Use the right tools. Marie Claire magazine suggests using a curling iron with a porcelain or ceramic design and "tourmaline technology." You want a porcelain or ceramic curling iron so the heat distributes evenly without crazy hair-frying hot spots. If you're wondering what the heck tourmaline is, it's a type of crystal that provides irons with a frizz-busting negative ionic charge and less damaging infrared heat.
Always, always put some sort of hair product on your locks before using a curling iron. Ideally, you should use a heat protective spray for the best protection, but even styling cream will put some kind of gooey barrier between your delicate follicles and the hot iron.
Watch the heat. "The finer the hair, the lower the temperature," stylist and National Cosmetology Association president Mark Goodman tells WebMD. Curl baby fine locks at the coolest setting and turn up the dial if you have thicker hair. To be safe, don't turn that sucker on full blast unless you're a professional.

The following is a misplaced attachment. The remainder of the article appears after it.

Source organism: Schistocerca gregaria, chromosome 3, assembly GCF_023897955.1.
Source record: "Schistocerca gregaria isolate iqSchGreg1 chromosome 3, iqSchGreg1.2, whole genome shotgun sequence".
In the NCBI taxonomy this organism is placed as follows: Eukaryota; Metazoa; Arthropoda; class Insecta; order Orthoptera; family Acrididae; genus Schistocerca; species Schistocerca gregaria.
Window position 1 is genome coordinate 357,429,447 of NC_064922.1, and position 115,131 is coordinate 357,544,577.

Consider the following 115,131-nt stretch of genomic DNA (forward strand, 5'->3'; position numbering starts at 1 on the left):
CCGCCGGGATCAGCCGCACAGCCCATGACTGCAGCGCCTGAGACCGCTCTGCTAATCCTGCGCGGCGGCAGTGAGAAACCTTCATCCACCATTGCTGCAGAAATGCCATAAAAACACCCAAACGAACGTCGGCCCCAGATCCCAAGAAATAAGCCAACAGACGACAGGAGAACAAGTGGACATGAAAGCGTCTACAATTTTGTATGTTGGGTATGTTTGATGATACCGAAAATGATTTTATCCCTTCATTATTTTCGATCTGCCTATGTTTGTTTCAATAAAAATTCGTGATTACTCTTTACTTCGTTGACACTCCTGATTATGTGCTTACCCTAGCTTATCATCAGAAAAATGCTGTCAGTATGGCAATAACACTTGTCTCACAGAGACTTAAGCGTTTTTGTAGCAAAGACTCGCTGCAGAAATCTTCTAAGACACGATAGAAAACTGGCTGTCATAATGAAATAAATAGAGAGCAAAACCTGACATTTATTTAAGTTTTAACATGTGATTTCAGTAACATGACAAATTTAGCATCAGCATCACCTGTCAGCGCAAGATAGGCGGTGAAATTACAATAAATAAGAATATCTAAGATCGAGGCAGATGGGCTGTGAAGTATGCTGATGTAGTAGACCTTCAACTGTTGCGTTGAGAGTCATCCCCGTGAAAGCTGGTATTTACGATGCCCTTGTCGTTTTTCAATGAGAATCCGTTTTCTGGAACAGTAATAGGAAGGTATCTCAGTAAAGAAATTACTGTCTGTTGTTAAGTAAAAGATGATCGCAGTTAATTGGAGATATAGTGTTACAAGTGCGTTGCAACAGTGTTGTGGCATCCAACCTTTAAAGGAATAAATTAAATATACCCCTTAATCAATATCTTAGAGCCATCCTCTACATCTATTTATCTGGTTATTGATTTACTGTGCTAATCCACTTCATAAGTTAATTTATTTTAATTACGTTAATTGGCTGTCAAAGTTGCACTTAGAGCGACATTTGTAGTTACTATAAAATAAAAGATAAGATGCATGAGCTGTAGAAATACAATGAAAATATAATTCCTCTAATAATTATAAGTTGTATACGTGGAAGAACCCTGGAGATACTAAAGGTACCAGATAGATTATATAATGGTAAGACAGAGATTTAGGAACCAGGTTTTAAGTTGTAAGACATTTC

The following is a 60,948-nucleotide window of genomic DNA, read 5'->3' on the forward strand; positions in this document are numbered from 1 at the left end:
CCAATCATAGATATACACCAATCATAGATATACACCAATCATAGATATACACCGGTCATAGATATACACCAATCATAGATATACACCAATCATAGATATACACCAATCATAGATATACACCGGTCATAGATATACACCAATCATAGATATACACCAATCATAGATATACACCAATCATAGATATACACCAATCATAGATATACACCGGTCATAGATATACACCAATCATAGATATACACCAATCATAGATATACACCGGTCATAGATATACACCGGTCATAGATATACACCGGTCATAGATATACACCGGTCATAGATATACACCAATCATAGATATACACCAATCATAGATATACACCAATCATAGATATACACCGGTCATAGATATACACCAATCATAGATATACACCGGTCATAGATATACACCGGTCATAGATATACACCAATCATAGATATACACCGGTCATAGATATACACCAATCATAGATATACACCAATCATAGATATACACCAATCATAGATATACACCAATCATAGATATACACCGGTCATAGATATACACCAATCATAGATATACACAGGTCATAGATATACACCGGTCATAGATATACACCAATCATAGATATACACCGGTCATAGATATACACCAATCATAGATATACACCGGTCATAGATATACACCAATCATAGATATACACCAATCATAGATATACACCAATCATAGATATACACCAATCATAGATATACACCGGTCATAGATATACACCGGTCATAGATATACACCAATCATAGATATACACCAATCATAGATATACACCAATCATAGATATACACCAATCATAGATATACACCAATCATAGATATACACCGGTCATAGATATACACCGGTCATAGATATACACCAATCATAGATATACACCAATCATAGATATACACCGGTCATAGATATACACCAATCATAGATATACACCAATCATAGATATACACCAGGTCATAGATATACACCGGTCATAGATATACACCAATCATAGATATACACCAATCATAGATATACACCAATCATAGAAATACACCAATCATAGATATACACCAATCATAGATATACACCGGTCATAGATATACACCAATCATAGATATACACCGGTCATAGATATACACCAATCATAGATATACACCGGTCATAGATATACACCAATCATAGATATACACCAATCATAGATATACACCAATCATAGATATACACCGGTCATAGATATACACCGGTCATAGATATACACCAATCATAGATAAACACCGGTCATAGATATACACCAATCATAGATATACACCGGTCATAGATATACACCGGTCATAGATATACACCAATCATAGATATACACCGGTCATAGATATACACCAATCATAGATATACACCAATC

Curl quickly. Don't twist up and just let the iron sit there, scorching and frying like there's no tomorrow. If you wait until you smell burning hair to release the iron, you're in trouble, sister. Try to heat each section for just three or four seconds so you don't totally fry your mane.
Give it a rest already. Curling your hair every day is going to damage it, even if you use the best heat protective spray money can buy. To give your locks time to cool down and recuperate, break up with your curling iron and go au natural a few days a week.
Take extra steps in the winter. Teen Vogue magazine says that those frigid and super dry winter months can cause heat damage to get more severe, which means your hair will need a little extra dose of help when it's cold. Use leave-in conditioner for extra moisture and coat your mane with a leave-in hair oil to quench its thirst even more.
Try heatless curl creations, using pin curls and rollers, to give your locks a break.
Never use a curling iron on wet hair. Have you ever thrown water into a hot skillet? The reaction isn't exactly gentle.